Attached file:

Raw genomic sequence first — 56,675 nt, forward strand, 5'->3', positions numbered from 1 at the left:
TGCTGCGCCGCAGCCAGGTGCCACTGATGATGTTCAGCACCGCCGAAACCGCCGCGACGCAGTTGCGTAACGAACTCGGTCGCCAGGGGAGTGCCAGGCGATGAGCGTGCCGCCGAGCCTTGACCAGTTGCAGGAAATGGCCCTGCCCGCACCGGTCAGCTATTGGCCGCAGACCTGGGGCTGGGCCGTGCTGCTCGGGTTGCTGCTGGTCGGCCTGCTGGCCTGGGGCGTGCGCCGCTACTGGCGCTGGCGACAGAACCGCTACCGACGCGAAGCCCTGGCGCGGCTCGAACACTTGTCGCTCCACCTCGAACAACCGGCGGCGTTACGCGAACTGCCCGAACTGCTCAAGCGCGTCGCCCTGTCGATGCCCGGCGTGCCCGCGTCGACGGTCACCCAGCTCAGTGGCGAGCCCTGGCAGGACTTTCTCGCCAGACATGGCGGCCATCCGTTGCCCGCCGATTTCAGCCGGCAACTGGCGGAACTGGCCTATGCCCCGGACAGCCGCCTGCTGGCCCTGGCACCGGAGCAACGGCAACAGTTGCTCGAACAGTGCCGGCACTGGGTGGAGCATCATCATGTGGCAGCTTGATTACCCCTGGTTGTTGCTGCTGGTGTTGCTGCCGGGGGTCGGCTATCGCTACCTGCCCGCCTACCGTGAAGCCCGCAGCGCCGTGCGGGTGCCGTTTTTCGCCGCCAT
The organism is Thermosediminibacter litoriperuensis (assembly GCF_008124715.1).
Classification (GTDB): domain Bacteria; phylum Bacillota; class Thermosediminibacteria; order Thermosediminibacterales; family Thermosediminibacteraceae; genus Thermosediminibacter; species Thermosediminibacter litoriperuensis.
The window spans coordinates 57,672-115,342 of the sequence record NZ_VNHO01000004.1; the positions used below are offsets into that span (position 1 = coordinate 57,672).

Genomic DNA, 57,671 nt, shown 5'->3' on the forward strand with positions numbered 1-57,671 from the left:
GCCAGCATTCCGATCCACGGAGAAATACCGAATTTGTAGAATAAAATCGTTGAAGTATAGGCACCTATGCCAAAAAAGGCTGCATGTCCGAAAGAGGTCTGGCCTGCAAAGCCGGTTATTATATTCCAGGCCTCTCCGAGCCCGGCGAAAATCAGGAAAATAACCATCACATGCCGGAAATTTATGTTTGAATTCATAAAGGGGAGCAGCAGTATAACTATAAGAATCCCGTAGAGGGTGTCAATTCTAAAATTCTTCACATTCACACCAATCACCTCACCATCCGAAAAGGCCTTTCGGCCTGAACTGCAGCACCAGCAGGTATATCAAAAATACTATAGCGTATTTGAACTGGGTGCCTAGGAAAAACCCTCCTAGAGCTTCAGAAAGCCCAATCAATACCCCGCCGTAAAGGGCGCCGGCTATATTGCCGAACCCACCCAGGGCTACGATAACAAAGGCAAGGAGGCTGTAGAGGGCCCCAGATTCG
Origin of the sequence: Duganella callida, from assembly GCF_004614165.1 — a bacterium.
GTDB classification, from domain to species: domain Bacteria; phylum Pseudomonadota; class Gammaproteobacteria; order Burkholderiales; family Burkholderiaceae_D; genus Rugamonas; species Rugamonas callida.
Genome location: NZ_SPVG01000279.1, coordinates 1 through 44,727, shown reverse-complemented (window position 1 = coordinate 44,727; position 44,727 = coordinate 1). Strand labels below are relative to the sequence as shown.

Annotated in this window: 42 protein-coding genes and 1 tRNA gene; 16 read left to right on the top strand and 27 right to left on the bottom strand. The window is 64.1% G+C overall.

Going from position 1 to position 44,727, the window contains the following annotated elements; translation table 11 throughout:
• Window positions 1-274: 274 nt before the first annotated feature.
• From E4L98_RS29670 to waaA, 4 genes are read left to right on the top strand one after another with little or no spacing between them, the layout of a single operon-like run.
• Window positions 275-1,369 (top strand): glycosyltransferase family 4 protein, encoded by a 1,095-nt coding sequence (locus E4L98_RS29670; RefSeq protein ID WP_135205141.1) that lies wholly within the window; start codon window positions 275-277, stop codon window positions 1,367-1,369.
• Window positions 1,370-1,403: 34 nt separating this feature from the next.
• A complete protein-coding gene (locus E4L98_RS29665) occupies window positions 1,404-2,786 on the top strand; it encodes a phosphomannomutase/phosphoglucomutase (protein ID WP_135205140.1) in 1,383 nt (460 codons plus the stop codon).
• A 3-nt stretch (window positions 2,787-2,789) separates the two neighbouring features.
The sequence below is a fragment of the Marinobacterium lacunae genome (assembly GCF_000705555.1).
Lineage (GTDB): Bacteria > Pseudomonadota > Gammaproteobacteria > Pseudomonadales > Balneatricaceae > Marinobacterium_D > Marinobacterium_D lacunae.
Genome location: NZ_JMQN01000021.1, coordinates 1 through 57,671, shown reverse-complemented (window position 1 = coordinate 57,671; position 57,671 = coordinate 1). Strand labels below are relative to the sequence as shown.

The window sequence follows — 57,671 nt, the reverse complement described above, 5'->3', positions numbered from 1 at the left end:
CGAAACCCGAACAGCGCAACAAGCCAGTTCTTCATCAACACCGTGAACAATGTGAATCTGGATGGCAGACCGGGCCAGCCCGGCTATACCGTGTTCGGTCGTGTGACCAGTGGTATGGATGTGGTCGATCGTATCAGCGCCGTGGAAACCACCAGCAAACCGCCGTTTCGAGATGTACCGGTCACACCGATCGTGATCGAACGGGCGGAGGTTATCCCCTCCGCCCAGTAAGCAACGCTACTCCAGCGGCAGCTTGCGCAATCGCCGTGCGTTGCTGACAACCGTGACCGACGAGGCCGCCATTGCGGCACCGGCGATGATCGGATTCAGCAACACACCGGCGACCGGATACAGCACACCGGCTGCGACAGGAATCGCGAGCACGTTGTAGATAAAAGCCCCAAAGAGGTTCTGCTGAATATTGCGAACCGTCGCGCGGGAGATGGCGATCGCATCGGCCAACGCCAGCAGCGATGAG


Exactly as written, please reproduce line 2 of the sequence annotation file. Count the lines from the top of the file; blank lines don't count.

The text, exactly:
TGCTGCGCCGCAGCCAGGTGCCACTGATGATGTTCAGCACCGCCGAAACCGCCGCGACGCAGTTGCGTAACGAACTCGGTCGCCAGGGGAGTGCCAGGCGATGAGCGTGCCGCCGAGCCTTGACCAGTTGCAGGAAATGGCCCTGCCCGCACCGGTCAGCTATTGGCCGCAGACCTGGGGCTGGGCCGTGCTGCTCGGGTTGCTGCTGGTCGGCCTGCTGGCCTGGGGCGTGCGCCGCTACTGGCGCTGGCGACAGAACCGCTACCGACGCGAAGCCCTGGCGCGGCTCGAACACTTGTCGCTCCACCTCGAACAACCGGCGGCGTTACGCGAACTGCCCGAACTGCTCAAGCGCGTCGCCCTGTCGATGCCCGGCGTGCCCGCGTCGACGGTCACCCAGCTCAGTGGCGAGCCCTGGCAGGACTTTCTCGCCAGACATGGCGGCCATCCGTTGCCCGCCGATTTCAGCCGGCAACTGGCGGAACTGGCCTATGCCCCGGACAGCCGCCTGCTGGCCCTGGCACCGGAGCAACGGCAACAGTTGCTCGAACAGTGCCGGCACTGGGTGGAGCATCATCATGTGGCAGCTTGATTACCCCTGGTTGTTGCTGCTGGTGTTGCTGCCGGGGGTCGGCTATCGCTACCTGCCCGCCTACCGTGAAGCCCGCAGCGCCGTGCGGGTGCCGTTTTTCGCCGCCAT